Free American Hegemony Challenged Essay Sample

After the 9/11 attacks on the World Trade Center, the United States of America, under the Bush administration decided to invade Iraq.  Even before the world’s superpower invaded Iraq, the Bush administration had long expressed its intension to oust the then ruler of Iraq Saddam Hussein. The United States considered the Middle East as an “arc of instability’ and had the main objective of increasing its presence in Baghdad, which is the heart of the Middle East region. However, the worst terrorist attacks on US soil prompted the US government to take effort and invade the country. This paper discusses why the war in Iraq did not go according to plan. In addition, the paper assesses whether President Obama’s decision to remove all US troops in the recent weeks was a wise decision.  

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The initial plan was to have five military bases referred to as ‘enduring bases’ that would host nearly 10,000 military personnel at a time. This would give the US military a good position in terms of presence and ease of deployment. These bases would control the region from Syria to Afghanistan and possibly influence other regime changes in the Middle East that are aggressive towards the US. At the beginning, James and David asserts that the plan went well with the overthrow of Saddam’s government.  However, the occupation soon turned into a catastrophe. The invasion was not welcome by the civilians. Mass resistance was exhibited by the civilian population with local insurgents killing the American troops. The situation got terrible with each report increasing the number of American fatalities. The war also meant huge costs and monetary funding for the military. This war resulted in a tremendous increase in the military spending.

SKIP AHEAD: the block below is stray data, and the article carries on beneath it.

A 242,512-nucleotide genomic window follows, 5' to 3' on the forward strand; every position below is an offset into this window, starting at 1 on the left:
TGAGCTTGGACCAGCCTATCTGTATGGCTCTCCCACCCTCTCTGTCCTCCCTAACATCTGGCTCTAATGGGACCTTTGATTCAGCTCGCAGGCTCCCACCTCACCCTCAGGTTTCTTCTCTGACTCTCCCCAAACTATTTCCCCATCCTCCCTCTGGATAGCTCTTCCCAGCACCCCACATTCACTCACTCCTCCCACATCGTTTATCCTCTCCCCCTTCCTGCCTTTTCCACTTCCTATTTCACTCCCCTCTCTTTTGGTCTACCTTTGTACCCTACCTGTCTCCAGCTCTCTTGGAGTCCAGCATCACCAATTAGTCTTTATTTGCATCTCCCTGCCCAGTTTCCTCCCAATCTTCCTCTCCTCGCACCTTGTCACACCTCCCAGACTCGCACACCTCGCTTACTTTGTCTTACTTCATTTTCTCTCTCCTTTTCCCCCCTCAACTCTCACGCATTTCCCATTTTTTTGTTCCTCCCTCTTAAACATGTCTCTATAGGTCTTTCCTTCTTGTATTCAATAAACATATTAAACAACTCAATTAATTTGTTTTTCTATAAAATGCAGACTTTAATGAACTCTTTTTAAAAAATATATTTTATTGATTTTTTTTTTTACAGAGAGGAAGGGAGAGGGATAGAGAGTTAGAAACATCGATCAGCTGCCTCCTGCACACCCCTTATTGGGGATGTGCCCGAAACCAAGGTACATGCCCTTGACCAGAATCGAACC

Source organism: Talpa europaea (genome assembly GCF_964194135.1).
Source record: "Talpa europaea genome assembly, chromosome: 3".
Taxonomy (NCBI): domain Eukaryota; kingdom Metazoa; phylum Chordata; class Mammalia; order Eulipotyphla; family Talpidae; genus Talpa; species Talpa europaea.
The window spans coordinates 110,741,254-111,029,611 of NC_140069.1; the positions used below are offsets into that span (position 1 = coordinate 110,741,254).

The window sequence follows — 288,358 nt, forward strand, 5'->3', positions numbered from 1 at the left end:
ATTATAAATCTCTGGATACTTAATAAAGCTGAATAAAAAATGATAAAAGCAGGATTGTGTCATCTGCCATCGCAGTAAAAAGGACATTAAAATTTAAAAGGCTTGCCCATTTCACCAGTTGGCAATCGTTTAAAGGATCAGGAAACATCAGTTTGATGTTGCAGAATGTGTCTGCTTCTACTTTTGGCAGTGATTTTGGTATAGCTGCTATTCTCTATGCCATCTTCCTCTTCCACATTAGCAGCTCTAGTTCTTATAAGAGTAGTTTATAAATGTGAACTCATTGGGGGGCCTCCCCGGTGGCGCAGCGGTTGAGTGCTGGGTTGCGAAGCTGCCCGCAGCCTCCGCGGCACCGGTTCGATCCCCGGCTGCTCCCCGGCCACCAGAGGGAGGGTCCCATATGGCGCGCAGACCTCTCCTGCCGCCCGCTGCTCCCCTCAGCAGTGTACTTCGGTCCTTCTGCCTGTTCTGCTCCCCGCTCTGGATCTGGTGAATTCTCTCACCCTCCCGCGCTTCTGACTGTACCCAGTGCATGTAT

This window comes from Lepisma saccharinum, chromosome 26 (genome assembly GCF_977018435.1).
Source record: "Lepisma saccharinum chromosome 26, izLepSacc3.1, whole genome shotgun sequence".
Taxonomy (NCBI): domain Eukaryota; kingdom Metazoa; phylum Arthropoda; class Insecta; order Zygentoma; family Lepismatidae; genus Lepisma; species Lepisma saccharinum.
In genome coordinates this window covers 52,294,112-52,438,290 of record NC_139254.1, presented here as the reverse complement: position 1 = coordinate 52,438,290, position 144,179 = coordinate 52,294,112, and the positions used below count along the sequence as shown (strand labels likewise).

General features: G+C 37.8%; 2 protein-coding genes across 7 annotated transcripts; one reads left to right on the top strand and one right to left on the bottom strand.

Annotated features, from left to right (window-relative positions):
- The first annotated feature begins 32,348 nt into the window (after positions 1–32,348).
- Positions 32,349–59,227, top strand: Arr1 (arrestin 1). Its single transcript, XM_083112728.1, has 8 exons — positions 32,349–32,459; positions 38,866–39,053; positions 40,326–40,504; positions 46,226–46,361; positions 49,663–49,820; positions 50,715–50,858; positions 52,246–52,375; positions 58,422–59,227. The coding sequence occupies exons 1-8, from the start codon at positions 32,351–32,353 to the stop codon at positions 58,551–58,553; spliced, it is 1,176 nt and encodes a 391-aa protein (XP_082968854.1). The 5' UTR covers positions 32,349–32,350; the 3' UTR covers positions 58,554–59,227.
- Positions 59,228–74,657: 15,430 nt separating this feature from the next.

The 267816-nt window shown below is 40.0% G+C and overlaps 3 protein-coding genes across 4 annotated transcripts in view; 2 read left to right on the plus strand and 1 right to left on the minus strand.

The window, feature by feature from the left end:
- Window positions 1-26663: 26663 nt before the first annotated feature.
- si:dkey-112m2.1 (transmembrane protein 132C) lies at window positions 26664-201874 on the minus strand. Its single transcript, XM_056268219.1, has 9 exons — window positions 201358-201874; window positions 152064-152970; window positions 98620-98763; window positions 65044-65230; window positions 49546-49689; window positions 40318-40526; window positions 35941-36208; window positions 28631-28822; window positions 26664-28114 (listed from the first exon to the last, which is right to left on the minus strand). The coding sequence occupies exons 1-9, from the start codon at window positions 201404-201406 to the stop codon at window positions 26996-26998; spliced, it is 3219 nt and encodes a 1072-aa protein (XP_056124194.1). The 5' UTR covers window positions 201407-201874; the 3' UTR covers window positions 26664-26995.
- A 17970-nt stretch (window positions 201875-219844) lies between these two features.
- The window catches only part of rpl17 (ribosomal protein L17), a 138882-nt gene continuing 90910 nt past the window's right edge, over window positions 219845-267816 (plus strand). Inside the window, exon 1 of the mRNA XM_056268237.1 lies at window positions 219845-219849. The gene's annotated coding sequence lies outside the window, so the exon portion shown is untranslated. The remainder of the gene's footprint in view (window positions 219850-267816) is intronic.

Back at home, the American people were getting dismayed by the rising number of losses. Americans were getting tired of a collapsing economy with a very expensive war on two fronts. Afghanistan was also factored in the war. All these factors led to the eventual collapse of the American plan in Iraq. When President Obama took over at Washington, he has since managed to withdraw the American troops from Iraq. In the short-term, this might be a prudent action, its long-term impact is not clear.  Currently, most Americans consider this a wise decision. This has the potential of reducing the military spending and improving America’s image to the rest of the world.

As the U.S. troops were gradually withdrawn from Iraq under President Obama's administration, the geopolitical landscape underwent notable changes. The vacuum created by the departure of American forces allowed for a complex power struggle within Iraq. Sectarian tensions between Sunni and Shia factions intensified, leading to a surge in violence and political instability. The absence of a stabilizing American presence paved the way for the emergence of extremist groups, most notably the Islamic State of Iraq and Syria (ISIS). This radical militant organization exploited the vulnerabilities in Iraq, seizing significant territory and posing a severe threat to regional security. The rise of ISIS necessitated renewed international intervention, with the U.S. and its allies launching military operations to counteract the extremist group.

Simultaneously, the withdrawal from Iraq had broader implications for U.S. influence in the Middle East. As America disengaged from one theater, attention shifted to other areas of concern, such as the ongoing conflict in Syria. The regional power dynamics witnessed a recalibration, with other actors, including Russia and Iran, filling the void left by the receding American influence. The repercussions of the Iraq withdrawal also echoed within U.S. domestic politics. Debates ensued regarding the wisdom of the decision, particularly in light of the subsequent challenges faced by Iraq and the broader region. Critics argued that the premature withdrawal contributed to the destabilization of Iraq, while supporters maintained that it was a necessary step to redirect resources and focus.

In the years that followed, the situation in Iraq remained complex, with sporadic outbreaks of violence and political fragility. The evolving dynamics in the Middle East underscored the intricate balance of power and the enduring impact of foreign interventions. The aftermath of the Iraq War and its subsequent withdrawal became a focal point in discussions surrounding U.S. foreign policy, shaping perspectives on the use of military force and the complexities of nation-building in the 21st century.


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